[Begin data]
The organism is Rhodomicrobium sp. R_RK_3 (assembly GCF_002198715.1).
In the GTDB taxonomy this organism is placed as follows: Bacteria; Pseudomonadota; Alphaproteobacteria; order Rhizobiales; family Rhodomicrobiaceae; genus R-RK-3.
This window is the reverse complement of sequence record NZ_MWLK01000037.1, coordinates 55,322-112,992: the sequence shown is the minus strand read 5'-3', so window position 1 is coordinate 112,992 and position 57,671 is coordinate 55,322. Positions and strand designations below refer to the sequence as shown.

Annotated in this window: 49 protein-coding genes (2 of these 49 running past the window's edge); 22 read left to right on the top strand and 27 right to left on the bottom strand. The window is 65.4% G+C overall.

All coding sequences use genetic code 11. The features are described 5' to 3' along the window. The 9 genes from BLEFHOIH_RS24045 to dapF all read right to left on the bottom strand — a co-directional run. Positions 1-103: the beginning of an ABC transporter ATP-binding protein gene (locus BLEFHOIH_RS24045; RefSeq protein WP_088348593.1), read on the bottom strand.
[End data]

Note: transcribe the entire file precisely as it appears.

The organism is Rhodomicrobium sp. R_RK_3 (assembly GCF_002198715.1).
In the GTDB taxonomy this organism is placed as follows: Bacteria; Pseudomonadota; Alphaproteobacteria; order Rhizobiales; family Rhodomicrobiaceae; genus R-RK-3.
This window is the reverse complement of sequence record NZ_MWLK01000037.1, coordinates 55,322-112,992: the sequence shown is the minus strand read 5'-3', so window position 1 is coordinate 112,992 and position 57,671 is coordinate 55,322. Positions and strand designations below refer to the sequence as shown.

Annotated in this window: 49 protein-coding genes (2 of these 49 running past the window's edge); 22 read left to right on the top strand and 27 right to left on the bottom strand. The window is 65.4% G+C overall.

All coding sequences use genetic code 11. The features are described 5' to 3' along the window. The 9 genes from BLEFHOIH_RS24045 to dapF all read right to left on the bottom strand — a co-directional run. Positions 1-103: the beginning of an ABC transporter ATP-binding protein gene (locus BLEFHOIH_RS24045; RefSeq protein WP_088348593.1), read on the bottom strand.